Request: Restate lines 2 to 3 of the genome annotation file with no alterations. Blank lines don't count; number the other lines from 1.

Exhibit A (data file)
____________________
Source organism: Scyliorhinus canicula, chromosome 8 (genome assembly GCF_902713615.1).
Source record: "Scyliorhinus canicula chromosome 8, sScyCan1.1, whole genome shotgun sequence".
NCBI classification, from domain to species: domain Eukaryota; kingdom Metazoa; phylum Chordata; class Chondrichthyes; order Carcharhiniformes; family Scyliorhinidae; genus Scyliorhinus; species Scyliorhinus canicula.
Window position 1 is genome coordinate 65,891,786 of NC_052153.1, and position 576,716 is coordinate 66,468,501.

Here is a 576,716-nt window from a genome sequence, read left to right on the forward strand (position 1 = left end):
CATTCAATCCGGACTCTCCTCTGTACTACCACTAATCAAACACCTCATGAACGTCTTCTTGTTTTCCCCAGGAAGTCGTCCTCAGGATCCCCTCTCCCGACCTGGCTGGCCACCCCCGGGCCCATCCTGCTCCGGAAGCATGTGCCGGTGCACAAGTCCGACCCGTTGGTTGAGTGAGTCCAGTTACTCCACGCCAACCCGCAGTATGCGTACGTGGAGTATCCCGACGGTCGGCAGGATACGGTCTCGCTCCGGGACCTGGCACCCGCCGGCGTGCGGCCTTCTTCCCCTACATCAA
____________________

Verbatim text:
Source record: "Scyliorhinus canicula chromosome 8, sScyCan1.1, whole genome shotgun sequence".
NCBI classification, from domain to species: domain Eukaryota; kingdom Metazoa; phylum Chordata; class Chondrichthyes; order Carcharhiniformes; family Scyliorhinidae; genus Scyliorhinus; species Scyliorhinus canicula.